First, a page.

3. Where is the Jack Franks Cut 10 proposal for CHSD 155?

    Or was that just a campaign gimmick.

  4. State law dictates the age at which employees can retire in the pension systems (TRS & IMRF) to receive benefits.

    The resulting pension is a state liability (responsibility) for TRS (teachers and certified administrators).

    Most administrators are certified.

    IMRF pensions are a local liability.

    +++++++++++

    CHSD 155 now lifestreams board meetings, and archives them on YouTube.

    http://www.youtube.com/channel/UCQWHg6tSsqJPayBjwizTdtQ

    ++++++++++++

    One of the best actions property taxpayers can take in CHSD 155 is to insist the board posts board agenda packets prior to board meetings.

    The agenda packets should be searchable (allow use of find feature) and allow copy from the packet and paste to another packet.

    An agenda packet is one Adobe pdf document that contains all the documents to be discussed and voted on at the board meeting.

    It is basically impossible for taxpayers to monitor a school district without access to those documents.

    Lack of an agenda packet is an indication there is no effective taxpayer advocate in CHSD 155.

    If the Village of Lakewood can post board agenda packets, certainly CHSD 155 can do so also.

    It should be a state law for school districts to post a board agenda packet prior to a board meetings.

    But it is not.

    Can’t really say it is a “well run district” if they don’t have access to documents being discussed at board meetings?

    Looking at financial reports and budgets gives one a general idea, but without easy access to specific documents, it’s very difficult to understand what is going on with specific issues.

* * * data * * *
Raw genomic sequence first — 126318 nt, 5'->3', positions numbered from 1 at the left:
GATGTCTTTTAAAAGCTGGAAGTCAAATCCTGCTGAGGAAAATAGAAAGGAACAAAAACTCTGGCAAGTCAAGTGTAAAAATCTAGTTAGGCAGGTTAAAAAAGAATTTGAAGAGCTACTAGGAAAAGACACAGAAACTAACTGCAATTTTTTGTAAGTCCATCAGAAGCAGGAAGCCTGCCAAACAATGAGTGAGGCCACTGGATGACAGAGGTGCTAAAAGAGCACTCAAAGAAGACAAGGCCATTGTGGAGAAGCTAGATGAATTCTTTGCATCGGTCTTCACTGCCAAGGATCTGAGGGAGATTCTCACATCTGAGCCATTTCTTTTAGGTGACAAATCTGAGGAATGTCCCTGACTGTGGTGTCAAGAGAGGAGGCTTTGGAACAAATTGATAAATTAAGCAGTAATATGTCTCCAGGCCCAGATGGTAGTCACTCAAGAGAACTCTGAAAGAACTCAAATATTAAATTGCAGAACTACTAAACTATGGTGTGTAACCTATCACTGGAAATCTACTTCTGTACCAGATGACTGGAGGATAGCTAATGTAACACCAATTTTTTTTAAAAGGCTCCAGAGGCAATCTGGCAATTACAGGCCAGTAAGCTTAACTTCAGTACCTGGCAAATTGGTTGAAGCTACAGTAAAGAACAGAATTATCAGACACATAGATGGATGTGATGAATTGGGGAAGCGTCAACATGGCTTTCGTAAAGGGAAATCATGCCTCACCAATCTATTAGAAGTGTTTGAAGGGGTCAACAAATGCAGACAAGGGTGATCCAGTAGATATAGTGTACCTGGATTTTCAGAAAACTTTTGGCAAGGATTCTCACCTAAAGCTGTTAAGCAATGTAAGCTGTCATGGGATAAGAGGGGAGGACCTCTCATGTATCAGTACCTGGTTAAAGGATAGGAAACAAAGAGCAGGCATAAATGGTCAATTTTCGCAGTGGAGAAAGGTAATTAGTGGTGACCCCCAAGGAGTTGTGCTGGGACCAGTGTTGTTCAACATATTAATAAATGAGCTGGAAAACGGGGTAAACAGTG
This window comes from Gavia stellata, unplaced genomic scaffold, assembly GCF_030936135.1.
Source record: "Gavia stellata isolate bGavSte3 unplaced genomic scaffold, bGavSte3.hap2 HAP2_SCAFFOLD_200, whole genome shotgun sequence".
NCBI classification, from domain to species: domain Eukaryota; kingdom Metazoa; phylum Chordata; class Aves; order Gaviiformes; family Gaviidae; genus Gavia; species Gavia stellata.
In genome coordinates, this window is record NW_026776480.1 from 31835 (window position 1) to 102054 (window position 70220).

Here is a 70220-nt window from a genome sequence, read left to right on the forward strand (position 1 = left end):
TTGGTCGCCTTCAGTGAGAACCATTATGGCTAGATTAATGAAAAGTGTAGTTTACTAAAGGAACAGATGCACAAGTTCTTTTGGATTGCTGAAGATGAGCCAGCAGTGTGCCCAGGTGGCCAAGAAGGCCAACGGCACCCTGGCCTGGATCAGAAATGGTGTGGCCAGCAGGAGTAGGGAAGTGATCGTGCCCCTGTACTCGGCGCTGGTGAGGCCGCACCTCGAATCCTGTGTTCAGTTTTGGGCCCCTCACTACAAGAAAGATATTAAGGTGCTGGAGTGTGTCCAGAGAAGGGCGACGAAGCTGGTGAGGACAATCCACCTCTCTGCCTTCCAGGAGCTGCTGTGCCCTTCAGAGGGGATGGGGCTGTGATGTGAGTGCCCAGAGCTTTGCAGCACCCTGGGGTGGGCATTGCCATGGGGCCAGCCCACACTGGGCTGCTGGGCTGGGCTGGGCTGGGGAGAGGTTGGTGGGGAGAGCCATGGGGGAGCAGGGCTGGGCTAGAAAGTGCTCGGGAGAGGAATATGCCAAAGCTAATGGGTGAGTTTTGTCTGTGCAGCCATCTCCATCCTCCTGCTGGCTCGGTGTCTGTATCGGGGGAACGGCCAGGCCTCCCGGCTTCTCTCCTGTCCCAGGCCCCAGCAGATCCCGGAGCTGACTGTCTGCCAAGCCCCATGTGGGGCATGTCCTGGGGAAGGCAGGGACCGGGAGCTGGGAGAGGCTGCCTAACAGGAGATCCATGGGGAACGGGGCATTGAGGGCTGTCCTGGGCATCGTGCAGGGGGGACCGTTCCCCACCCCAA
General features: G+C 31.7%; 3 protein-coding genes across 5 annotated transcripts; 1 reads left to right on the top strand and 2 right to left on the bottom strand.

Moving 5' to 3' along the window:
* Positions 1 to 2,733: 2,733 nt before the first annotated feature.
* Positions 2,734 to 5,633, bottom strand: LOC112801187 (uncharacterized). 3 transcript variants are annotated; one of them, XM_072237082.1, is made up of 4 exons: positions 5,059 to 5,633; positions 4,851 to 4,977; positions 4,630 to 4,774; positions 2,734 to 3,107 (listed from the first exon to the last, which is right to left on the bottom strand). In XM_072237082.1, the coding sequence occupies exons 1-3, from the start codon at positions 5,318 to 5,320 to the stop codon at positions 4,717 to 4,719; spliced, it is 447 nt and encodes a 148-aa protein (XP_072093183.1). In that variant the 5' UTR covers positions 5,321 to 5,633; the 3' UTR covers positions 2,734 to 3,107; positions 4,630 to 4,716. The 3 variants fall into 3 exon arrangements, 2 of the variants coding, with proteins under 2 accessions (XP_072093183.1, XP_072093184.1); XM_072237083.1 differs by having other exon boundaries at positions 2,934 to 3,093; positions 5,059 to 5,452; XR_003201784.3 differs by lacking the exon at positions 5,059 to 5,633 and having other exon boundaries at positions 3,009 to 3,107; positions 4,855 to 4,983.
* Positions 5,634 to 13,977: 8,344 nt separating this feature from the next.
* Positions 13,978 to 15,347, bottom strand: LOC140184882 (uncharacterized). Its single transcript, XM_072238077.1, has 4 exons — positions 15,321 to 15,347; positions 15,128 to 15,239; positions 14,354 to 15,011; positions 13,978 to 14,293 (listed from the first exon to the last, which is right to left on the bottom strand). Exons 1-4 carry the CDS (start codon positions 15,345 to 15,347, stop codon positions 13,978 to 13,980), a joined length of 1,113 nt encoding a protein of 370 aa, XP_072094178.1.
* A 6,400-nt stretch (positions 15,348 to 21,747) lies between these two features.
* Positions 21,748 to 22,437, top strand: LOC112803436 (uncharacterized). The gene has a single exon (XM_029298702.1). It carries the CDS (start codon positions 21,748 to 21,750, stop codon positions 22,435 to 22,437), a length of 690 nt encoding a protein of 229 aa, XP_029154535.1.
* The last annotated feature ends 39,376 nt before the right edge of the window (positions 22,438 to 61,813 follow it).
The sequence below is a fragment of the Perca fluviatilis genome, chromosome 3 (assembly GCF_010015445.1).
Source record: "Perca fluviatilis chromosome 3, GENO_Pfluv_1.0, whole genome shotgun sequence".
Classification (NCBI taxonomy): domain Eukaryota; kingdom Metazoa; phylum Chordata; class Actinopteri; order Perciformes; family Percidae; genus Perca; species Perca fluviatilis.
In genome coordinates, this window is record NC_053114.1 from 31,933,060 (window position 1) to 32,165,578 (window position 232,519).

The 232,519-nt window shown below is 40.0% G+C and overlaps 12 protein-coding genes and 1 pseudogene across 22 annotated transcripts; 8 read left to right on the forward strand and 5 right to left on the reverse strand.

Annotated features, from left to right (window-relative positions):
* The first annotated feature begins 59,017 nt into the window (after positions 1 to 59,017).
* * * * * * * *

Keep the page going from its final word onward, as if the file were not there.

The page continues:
At the very least it is a courtesy to the taxpayer to present to the taxpayers such documents.

  5. Public Union employees have a vested interest in enriching themselves.

    It takes an extraordinary person to work against their own interests to serve the higher ideal of healthy communities, states and nation.

    Most public Union employees do not fall into the altruistic category.

    Talk to them.

    Read every post everywhere by them.

    Their generalized interest is to get as much as they can for themselves while impoverishing their neighbors to the point of abject poverty.

    This is not new to the human condition.

    The Founders put checks and balances in place to keep the government and her minions from enriching themselves to the detriment of our society if subsequent generations had the courage to be involved in their own well being.

    For the most part our Citizenry has become less knowledgeable about government and more likely to abdicate responsibilities within the sole purview of a Citizen to the ones who would subjugate them.